Cybersecurity to see increased investment on grid as threats grow
SUBNET Solutions Inc | Monday, July 22, 2013
A new report indicates that investment in protecting electrical grid infrastructure is set to increase as cybersecurity threats continue to grow.
The country's aging power grid has left it quite vulnerable to cybersecurity threats as little action has been taken to modernize the power network for the 21st century. The technology that is currently used leaves the infrastructure susceptible to attacks from hackers and foreign countries that could either steal electricity or completely dismantle power distribution for large portions of the country.
Other threats can come from natural disasters like Hurricane Sandy which cost an estimated $71 billion and left over 8.51 million homes without power, according to a story by Electric Light and Power. Without the proper smart grid technology to sense where there are disturbances in electricity flow and reroute it so as to minimize potential damages, the country stands to suffer from an increase in power outages.
The increase in cyberthreats
A report by Mandiant research explains that cybersecurity threats are advancing far quicker than most utilities' solutions. Almost two thirds of companies have not been able to detect their own security breaches while on average an attack takes eight months before being spotted. What is more concerning is the fact that once a company has been seen as a target, it is targeted again almost 40 percent of the time.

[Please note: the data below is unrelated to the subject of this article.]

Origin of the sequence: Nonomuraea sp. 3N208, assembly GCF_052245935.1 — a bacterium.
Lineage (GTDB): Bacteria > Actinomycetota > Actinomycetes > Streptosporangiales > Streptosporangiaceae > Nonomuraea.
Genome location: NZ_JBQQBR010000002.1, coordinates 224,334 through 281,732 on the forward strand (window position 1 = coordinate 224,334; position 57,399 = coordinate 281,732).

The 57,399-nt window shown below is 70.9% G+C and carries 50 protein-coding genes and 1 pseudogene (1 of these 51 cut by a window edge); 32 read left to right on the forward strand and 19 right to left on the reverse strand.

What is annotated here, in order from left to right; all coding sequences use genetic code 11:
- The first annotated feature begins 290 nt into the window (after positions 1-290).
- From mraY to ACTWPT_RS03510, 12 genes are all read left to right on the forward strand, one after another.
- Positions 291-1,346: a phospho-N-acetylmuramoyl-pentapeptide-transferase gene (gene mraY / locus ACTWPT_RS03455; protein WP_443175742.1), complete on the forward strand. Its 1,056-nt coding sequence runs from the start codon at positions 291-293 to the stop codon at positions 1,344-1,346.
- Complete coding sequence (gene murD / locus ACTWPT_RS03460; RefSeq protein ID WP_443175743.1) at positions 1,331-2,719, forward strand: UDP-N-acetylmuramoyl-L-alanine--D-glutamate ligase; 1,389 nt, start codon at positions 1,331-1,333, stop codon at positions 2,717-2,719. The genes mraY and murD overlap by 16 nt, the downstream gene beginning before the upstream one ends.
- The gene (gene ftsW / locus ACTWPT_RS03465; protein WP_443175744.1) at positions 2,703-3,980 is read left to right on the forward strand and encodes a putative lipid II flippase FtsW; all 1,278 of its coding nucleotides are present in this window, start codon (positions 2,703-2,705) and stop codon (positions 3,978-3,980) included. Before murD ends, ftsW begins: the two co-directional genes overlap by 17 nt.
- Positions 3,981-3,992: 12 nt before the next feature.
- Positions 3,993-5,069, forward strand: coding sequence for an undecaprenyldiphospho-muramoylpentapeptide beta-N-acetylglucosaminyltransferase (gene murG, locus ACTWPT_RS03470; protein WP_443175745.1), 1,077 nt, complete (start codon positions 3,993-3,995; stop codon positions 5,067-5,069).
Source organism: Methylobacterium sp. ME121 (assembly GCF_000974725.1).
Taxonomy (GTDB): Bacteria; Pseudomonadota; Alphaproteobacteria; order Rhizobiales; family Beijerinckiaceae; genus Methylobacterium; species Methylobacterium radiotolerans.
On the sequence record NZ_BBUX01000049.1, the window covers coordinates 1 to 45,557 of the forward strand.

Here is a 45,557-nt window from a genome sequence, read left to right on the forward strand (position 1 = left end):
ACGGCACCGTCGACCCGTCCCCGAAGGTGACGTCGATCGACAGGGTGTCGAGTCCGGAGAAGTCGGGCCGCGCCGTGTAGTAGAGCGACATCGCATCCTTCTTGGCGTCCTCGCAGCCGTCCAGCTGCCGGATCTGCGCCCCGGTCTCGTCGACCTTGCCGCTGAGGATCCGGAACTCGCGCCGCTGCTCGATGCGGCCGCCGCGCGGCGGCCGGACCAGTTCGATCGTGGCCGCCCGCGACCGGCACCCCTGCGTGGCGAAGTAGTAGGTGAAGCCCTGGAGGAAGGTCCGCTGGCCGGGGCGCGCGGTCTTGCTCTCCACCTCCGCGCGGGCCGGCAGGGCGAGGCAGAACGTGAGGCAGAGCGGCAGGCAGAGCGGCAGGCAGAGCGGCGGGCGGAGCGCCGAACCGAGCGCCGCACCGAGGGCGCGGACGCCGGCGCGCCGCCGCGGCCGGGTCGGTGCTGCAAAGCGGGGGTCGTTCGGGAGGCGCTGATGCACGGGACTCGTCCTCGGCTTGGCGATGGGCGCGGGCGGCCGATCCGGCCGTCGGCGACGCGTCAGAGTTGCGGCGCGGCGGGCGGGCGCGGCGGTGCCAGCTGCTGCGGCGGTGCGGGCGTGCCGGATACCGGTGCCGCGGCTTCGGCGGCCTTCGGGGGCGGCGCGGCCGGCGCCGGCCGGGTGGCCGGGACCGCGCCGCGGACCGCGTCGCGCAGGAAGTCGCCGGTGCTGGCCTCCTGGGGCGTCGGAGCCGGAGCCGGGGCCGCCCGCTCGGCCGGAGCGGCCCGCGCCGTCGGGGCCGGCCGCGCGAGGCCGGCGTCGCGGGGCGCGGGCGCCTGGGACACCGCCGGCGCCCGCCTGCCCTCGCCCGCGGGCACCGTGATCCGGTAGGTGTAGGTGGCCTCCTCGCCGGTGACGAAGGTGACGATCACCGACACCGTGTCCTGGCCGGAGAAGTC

According to the report, the energy, oil and gas industry was the second most targeted by hackers as they become more adept at utilizing network infrastructures. As the energy grid continues to expand, so does the potential for a possible security breach.
Investment in cybersecurity
Utilities are beginning to realize the amount of damage the wrong security break could cause. As a result, investment in grid protection is expected to increase. According to a report by ABI Research, global cybersecurity spending is predicted to hit $46 billion in 2013, up $4.25 billion from 2012.
"The focus on cybersecurity is becoming imperative," said ABI. "The drivers for the market in related products and services are numerous, but in large part many will be propelled by national cybersecurity strategies and policies."
One way utilities can look to improve their security is through compliance with the North American Electric Reliability Corporation (NERC) critical infrastructure protection (CIP) standards that ensure that the electric grid is well protected. SUBNET helps utilities meet these stringent requirements by utilizing their existing power network, corporate IT policy, and smart grid technology so as to protect their electrical infrastructure.
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